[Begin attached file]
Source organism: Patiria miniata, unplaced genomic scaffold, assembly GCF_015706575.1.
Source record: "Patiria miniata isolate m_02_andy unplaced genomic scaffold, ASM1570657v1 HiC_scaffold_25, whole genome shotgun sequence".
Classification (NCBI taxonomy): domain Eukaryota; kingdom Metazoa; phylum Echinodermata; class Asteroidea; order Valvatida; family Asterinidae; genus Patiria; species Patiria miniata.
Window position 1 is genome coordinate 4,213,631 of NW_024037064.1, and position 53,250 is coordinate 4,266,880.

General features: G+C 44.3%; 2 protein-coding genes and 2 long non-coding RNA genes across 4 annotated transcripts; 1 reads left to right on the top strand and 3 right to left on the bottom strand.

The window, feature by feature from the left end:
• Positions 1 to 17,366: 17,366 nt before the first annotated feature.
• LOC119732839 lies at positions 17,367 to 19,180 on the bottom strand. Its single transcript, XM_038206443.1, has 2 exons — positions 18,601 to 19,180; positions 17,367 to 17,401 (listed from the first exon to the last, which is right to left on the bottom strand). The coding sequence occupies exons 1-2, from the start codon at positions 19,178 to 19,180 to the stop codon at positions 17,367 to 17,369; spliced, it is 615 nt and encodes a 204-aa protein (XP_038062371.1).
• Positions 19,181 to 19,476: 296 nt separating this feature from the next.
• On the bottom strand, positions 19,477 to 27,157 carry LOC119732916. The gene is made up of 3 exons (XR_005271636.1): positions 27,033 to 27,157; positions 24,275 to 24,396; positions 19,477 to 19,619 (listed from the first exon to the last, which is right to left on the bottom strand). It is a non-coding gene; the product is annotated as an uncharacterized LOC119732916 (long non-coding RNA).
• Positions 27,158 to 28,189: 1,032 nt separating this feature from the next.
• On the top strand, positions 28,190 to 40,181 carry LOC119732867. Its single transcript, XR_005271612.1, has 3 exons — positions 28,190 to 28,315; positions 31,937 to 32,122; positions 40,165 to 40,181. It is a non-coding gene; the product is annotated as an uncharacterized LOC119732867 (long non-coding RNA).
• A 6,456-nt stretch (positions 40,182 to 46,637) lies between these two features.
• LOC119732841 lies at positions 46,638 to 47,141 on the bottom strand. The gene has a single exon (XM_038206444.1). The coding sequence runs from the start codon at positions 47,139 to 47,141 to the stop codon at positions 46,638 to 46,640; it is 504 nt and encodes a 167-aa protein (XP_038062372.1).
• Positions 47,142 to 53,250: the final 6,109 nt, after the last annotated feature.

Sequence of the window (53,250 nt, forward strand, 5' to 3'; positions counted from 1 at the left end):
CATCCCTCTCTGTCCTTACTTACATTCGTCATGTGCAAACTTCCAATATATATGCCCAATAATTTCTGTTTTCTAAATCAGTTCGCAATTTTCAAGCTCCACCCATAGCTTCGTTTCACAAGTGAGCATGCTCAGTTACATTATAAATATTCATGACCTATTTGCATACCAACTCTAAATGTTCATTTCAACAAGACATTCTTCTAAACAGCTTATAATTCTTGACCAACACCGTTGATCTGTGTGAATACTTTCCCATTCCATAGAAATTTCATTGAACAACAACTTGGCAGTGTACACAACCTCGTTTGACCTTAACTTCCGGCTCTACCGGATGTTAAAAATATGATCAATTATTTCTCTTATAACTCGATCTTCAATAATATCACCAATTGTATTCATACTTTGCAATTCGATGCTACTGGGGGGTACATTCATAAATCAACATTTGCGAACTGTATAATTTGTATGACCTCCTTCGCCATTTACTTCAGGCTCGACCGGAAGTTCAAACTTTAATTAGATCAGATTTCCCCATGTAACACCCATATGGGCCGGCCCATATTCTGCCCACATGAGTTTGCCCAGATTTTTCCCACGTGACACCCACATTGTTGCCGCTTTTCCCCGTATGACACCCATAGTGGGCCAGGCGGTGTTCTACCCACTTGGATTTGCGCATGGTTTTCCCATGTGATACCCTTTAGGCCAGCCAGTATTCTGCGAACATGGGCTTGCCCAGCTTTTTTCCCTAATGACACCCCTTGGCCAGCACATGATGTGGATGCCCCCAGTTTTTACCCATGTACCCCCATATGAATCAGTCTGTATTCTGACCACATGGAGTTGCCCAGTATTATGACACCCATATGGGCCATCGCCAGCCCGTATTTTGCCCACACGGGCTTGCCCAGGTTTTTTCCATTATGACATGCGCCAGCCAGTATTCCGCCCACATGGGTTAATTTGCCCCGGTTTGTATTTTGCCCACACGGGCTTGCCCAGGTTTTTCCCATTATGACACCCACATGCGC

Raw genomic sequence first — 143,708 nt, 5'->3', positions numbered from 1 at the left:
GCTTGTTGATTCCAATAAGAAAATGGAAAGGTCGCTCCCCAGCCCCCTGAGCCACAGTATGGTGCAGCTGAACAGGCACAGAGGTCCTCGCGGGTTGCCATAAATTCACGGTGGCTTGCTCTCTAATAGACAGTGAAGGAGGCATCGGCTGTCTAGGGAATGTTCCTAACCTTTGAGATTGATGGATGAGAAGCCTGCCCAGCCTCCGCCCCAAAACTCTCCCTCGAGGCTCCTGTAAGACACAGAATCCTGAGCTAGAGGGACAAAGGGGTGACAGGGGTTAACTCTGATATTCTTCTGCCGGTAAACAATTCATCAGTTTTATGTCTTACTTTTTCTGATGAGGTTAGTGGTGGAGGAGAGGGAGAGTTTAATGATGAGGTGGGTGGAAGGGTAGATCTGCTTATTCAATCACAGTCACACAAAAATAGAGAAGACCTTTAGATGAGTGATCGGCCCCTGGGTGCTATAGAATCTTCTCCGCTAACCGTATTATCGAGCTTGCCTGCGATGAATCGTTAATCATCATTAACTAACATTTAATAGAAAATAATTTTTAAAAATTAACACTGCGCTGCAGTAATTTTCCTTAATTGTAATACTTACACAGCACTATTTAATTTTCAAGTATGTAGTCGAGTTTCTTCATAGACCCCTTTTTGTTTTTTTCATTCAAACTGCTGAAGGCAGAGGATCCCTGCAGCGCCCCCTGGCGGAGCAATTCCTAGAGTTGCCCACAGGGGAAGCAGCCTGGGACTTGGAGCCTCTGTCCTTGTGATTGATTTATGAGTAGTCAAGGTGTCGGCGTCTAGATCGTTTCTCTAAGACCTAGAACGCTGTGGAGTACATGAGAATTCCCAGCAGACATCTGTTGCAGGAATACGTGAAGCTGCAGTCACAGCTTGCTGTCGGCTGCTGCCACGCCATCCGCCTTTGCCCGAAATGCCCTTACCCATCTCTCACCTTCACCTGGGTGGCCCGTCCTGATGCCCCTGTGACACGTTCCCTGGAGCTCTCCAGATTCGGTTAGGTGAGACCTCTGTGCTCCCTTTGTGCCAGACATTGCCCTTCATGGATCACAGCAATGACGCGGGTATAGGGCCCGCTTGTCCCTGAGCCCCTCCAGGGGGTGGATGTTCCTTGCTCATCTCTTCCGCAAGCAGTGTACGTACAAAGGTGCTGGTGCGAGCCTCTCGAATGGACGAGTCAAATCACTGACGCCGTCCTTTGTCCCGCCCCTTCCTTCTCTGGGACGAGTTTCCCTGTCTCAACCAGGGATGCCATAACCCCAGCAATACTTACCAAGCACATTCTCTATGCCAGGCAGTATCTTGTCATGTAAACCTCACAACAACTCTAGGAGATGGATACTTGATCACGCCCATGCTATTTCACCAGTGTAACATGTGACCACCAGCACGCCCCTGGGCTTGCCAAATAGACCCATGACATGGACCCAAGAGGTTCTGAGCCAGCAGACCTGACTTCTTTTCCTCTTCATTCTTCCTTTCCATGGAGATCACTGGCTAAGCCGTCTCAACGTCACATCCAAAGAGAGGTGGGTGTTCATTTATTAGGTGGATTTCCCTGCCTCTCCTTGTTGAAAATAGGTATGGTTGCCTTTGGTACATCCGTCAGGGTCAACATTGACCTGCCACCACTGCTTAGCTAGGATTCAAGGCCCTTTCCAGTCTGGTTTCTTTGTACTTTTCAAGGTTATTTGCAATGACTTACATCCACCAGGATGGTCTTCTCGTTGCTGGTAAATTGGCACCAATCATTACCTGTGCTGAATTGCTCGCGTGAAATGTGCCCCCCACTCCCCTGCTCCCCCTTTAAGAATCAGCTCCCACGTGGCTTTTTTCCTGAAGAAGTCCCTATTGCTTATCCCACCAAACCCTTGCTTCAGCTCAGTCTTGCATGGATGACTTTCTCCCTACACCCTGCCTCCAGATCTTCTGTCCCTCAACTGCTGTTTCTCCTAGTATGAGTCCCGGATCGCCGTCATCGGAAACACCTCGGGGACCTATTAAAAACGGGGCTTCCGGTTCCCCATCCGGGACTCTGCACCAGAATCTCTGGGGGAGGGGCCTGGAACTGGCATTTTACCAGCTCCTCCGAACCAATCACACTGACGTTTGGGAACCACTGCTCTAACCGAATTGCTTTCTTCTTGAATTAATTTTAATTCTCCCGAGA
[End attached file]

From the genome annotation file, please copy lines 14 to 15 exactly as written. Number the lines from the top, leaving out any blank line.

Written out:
• LOC119732841 lies at positions 46,638 to 47,141 on the bottom strand. The gene has a single exon (XM_038206444.1). The coding sequence runs from the start codon at positions 47,139 to 47,141 to the stop codon at positions 46,638 to 46,640; it is 504 nt and encodes a 167-aa protein (XP_038062372.1).
• Positions 47,142 to 53,250: the final 6,109 nt, after the last annotated feature.